Signs of Aging in Cats
There is no one specific age that classifies a cat as senior. Like people, some cats age faster than others. Generally speaking, however, older cats can be placed into one of three groups:
- Mature or middle-aged: 7–10 years (44–56 years for humans)
- Senior: 11–14 years (60-72 years for humans)
- Geriatric: 15+ years (76+ years for humans)
Some of the common changes associated with aging include:
- Altered sleep-wake cycle
- Changes in vision
- Appearance of brown spots in the iris
- Decreased sense of smell Brittle nails
- Decreased lung reserve
- Heart or circulatory problems
- Decreased digestion and ability to absorb nutrients
- Loose, less-elastic skin
- Reduced ability to handle stress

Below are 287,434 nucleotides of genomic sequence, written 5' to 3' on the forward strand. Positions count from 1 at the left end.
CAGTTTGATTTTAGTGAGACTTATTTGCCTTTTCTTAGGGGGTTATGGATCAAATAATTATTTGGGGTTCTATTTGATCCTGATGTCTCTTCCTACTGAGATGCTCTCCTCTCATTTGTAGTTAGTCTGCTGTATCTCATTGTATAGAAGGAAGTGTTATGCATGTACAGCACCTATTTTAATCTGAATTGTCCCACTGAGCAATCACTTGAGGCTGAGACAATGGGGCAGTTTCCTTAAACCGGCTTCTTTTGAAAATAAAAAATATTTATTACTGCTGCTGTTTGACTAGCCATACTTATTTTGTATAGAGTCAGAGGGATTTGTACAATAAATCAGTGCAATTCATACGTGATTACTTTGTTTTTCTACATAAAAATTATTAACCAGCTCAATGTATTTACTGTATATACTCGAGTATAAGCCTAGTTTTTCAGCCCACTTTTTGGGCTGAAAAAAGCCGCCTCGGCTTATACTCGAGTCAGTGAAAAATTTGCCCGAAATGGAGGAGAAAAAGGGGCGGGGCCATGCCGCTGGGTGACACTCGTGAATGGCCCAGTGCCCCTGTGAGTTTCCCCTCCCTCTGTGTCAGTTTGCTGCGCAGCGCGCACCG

- Changes in behavior.
Understanding aging changes, as well as what constitutes “normal” developments and what signals signs of treatable conditions, can be challenging. Some owners might think that, unlike dogs, cats do not need to visit the veterinarian on an ongoing basis, outside of scheduled vaccinations. This couldn’t be further from the truth. In fact, by regularly taking your cat to a veterinarian, illness can be diagnosed early and age-related health conditions are delayed or managed.
The American Association of Feline Practitioners recommends that healthy older cats be examined by a veterinarian every six months. In the life of a senior cat, six months is about the same as two years for a person — long enough for significant health changes to occur.
A senior cat wellness visit may consist of updating vaccinations, parasite prevention and treatment, and checking:
- Weight and body condition
- Skin and coat quality
- Mouth, gums and teeth
- Eyes and ears
- Thyroid gland
- Heart and lungs
- Joints and muscles
- Any changes in condition from previous examinations
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